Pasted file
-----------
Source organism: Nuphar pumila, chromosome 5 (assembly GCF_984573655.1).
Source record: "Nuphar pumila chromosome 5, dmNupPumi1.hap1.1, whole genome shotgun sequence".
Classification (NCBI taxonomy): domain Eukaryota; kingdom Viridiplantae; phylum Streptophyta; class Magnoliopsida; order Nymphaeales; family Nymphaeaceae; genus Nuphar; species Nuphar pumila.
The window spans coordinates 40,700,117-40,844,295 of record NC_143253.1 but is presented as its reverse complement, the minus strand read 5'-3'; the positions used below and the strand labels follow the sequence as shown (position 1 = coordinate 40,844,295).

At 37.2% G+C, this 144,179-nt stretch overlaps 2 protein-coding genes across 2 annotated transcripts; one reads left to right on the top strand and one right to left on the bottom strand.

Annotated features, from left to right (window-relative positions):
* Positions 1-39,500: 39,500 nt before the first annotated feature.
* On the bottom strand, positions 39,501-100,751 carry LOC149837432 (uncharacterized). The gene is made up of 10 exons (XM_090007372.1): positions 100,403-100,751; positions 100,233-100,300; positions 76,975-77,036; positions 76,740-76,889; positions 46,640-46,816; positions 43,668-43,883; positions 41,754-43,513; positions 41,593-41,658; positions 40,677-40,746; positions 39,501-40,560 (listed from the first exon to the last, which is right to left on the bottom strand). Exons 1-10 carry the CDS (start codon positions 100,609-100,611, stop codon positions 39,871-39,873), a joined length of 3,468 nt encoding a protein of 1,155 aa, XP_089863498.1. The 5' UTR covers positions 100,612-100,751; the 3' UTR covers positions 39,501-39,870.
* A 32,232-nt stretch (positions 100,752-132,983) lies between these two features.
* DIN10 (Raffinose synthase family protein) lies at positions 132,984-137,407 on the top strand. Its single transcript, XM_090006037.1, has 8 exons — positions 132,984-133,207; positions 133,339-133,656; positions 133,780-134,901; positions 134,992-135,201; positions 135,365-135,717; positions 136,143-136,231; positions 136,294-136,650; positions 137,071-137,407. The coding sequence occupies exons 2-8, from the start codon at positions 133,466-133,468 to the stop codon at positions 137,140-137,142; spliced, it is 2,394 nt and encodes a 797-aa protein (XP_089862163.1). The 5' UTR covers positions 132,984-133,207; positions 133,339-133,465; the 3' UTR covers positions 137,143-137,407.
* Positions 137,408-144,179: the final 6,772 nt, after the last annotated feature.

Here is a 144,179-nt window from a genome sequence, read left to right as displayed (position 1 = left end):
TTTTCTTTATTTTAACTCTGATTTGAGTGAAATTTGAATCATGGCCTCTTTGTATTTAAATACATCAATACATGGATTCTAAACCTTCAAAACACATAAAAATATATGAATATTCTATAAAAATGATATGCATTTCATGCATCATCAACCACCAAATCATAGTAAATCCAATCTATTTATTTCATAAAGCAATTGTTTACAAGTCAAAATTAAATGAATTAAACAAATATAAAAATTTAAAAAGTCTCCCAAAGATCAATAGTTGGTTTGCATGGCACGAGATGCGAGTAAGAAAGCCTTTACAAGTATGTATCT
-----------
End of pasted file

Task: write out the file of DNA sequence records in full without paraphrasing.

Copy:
Source organism: Nuphar pumila, chromosome 5 (assembly GCF_984573655.1).
Source record: "Nuphar pumila chromosome 5, dmNupPumi1.hap1.1, whole genome shotgun sequence".
Classification (NCBI taxonomy): domain Eukaryota; kingdom Viridiplantae; phylum Streptophyta; class Magnoliopsida; order Nymphaeales; family Nymphaeaceae; genus Nuphar; species Nuphar pumila.
The window spans coordinates 40,700,117-40,844,295 of record NC_143253.1 but is presented as its reverse complement, the minus strand read 5'-3'; the positions used below and the strand labels follow the sequence as shown (position 1 = coordinate 40,844,295).

At 37.2% G+C, this 144,179-nt stretch overlaps 2 protein-coding genes across 2 annotated transcripts; one reads left to right on the top strand and one right to left on the bottom strand.

Annotated features, from left to right (window-relative positions):
* Positions 1-39,500: 39,500 nt before the first annotated feature.
* On the bottom strand, positions 39,501-100,751 carry LOC149837432 (uncharacterized). The gene is made up of 10 exons (XM_090007372.1): positions 100,403-100,751; positions 100,233-100,300; positions 76,975-77,036; positions 76,740-76,889; positions 46,640-46,816; positions 43,668-43,883; positions 41,754-43,513; positions 41,593-41,658; positions 40,677-40,746; positions 39,501-40,560 (listed from the first exon to the last, which is right to left on the bottom strand). Exons 1-10 carry the CDS (start codon positions 100,609-100,611, stop codon positions 39,871-39,873), a joined length of 3,468 nt encoding a protein of 1,155 aa, XP_089863498.1. The 5' UTR covers positions 100,612-100,751; the 3' UTR covers positions 39,501-39,870.
* A 32,232-nt stretch (positions 100,752-132,983) lies between these two features.
* DIN10 (Raffinose synthase family protein) lies at positions 132,984-137,407 on the top strand. Its single transcript, XM_090006037.1, has 8 exons — positions 132,984-133,207; positions 133,339-133,656; positions 133,780-134,901; positions 134,992-135,201; positions 135,365-135,717; positions 136,143-136,231; positions 136,294-136,650; positions 137,071-137,407. The coding sequence occupies exons 2-8, from the start codon at positions 133,466-133,468 to the stop codon at positions 137,140-137,142; spliced, it is 2,394 nt and encodes a 797-aa protein (XP_089862163.1). The 5' UTR covers positions 132,984-133,207; positions 133,339-133,465; the 3' UTR covers positions 137,143-137,407.
* Positions 137,408-144,179: the final 6,772 nt, after the last annotated feature.

Here is a 144,179-nt window from a genome sequence, read left to right as displayed (position 1 = left end):
TTTTCTTTATTTTAACTCTGATTTGAGTGAAATTTGAATCATGGCCTCTTTGTATTTAAATACATCAATACATGGATTCTAAACCTTCAAAACACATAAAAATATATGAATATTCTATAAAAATGATATGCATTTCATGCATCATCAACCACCAAATCATAGTAAATCCAATCTATTTATTTCATAAAGCAATTGTTTACAAGTCAAAATTAAATGAATTAAACAAATATAAAAATTTAAAAAGTCTCCCAAAGATCAATAGTTGGTTTGCATGGCACGAGATGCGAGTAAGAAAGCCTTTACAAGTATGTATCT